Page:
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Archive for September, 2011

I’m not a huge fan of  Shakespeare’s Rome and Juliet, but these photos by Annie Leibovitz for the December 2008 issue of American Vogue are stunning.

Juliet is played by model Coco Rocha and Romeo is brought to (still) life by ballet dancer Roberto Bolle. And yes, that is John Lithgow playing the friar.

Two households, both alike in dignity,
In fair Verona, where we lay our scene,
From ancient grudge break to new mutiny,
Where civil blood makes civil hands unclean.

Romeo:  O, she doth teach the torches to burn bright!
It seems she hangs upon the cheek of night
Like a rich jewel in an Ethiop’s ear-
Beauty too rich for use, for earth too dear!
So shows a snowy dove trooping with crows
As yonder lady o’er her fellows shows.
The measure done, I’ll watch her place of stand
And, touching hers, make blessed my rude hand.
Did my heart love till now? Forswear it, sight!
For I ne’er saw true beauty till this night.

Nurse: His name is Romeo, and a Montague,
The only son of your great enemy.
Juliet: My only love, sprung from my only hate!
Too early seen unknown, and known too late!
Prodigious birth of love it is to me
That I must love a loathed enemy.
Nurse: What’s this? what’s this?
Juliet: A rhyme I learnt even now
Of one I danc’d withal.

Romeo: O, wilt thou leave me so unsatisfied?
Juliet: What satisfaction canst thou have to-night?
Romeo: Th’ exchange of thy love’s faithful vow for mine.
Juliet: I gave thee mine before thou didst request it;
And yet I would it were to give again.
Romeo: Would’st thou withdraw it? For what purpose, love?
Juliet: But to be frank and give it thee again.
And yet I wish but for the thing I have.
My bounty is as boundless as the sea,
My love as deep; the more I give to thee,
The more I have, for both are infinite.
I hear some noise within. Dear love, adieu!


Friar Laurence: These violent delights have violent ends
And in their triumph die, like fire and powder,
Which, as they kiss, consume. The sweetest honey
Is loathsome in his own deliciousness
And in the taste confounds the appetite.
Therefore love moderately: long love doth so;
Too swift arrives as tardy as too slow.

Benvolio: Here comes the furious Tybalt back again.
Romeo: Alive in triumph, and Mercutio slain?
Away to heaven respective lenity,
And fire-ey’d fury be my conduct now!
Now, Tybalt, take the ‘villain’ back again
That late thou gavest me; for Mercutio’s soul
Is but a little way above our heads,
Staying for thine to keep him company.
Either thou or I, or both, must go with him.
Tybalt: Thou, wretched boy, that didst consort him here,
Shalt with him hence.
Romeo: This shall determine that.

Friar Laurence: Peace, ho, for shame! Confusion’s cure lives not
In these confusions. Heaven and yourself
Had part in this fair maid! now heaven hath all,
And all the better is it for the maid.
Your part in her you could not keep from death,
But heaven keeps his part in eternal life.
The most you sought was her promotion,
For ’twas your heaven she should be advanc’d;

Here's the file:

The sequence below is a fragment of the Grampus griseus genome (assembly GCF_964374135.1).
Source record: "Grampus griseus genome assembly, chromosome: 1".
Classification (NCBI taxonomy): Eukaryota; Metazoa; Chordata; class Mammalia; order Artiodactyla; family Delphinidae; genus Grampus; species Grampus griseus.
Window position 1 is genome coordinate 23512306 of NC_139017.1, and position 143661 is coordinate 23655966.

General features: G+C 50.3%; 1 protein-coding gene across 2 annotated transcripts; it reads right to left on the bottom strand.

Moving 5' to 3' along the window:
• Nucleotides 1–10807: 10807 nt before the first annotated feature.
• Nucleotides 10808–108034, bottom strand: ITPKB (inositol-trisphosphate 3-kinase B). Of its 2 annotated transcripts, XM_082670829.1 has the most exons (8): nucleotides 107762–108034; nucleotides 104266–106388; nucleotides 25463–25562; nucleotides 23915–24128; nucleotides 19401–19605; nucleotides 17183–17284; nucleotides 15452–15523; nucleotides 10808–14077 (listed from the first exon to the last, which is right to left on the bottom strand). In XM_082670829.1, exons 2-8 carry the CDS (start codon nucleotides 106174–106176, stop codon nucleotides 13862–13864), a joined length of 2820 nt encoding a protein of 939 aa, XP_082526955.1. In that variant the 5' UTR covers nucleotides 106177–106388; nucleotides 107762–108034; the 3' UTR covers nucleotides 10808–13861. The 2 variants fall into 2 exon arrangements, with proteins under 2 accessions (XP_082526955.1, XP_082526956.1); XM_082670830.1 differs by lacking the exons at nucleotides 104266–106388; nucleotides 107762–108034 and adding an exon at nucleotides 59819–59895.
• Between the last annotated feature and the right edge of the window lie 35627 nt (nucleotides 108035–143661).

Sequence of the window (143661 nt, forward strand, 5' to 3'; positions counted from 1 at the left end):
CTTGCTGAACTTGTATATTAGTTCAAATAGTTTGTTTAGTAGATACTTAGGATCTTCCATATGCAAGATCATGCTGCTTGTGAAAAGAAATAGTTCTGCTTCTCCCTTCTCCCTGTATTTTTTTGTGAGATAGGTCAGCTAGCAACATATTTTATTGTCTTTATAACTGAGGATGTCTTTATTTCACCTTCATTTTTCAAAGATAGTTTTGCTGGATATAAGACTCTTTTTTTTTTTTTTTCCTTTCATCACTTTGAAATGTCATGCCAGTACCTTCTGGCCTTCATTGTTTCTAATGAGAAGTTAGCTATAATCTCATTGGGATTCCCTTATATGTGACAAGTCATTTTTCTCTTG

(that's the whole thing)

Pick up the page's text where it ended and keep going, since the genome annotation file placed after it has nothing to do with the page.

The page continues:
And weep ye now, seeing she is advanc’d
Above the clouds, as high as heaven itself?
O, in this love, you love your child so ill
That you run mad, seeing that she is well.
She’s not well married that lives married long,
But she’s best married that dies married young.
Dry up your tears and stick your rosemary
On this fair corse, and, as the custom is,
In all her best array bear her to church;
For though fond nature bids us all lament,
Yet nature’s tears are reason’s merriment.

Juliet: What’s here? A cup, clos’d in my true love’s hand?
Poison, I see, hath been his timeless end.
O churl! drunk all, and left no friendly drop
To help me after? I will kiss thy lips.
Haply some poison yet doth hang on them
To make me die with a restorative.
Thy lips are warm!
Yea, noise? Then I’ll be brief. O happy dagger!
This is thy sheath; there rest, and let me die.

A glooming peace this morning with it brings.
The sun for sorrow will not show his head.
Go hence, to have more talk of these sad things;
Some shall be pardon’d, and some punished;
For never was a story of more woe
Than this of Juliet and her Romeo.

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Ah, poor Will. Publishers can be so difficult. Always trying to change that “just one little bit”, “just this one insignificant detail”. So tiresome. Sometimes it feels like they want to rewrite your whole work for you.

Well, at least he left us the gravediggers routine.

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It’s Show Time!

Greetings and salutations, and welcome to my blog – The Theater Geek.

As you might have guessed, I like theater. A lot.

And not just going to see shows, pretty much every aspect of theater intrigues me – costumes, makeup, sets, history, dramaturgy, acting, directing – you name it!

Here I will review plays that I’ve seen and plays that I’ve read, review films, talk about notable playwrights and actors, showcase some pretty awesome stage costumes and write about many other theater-related things that interest me.

My first post is to follow shortly…Stay tuned!

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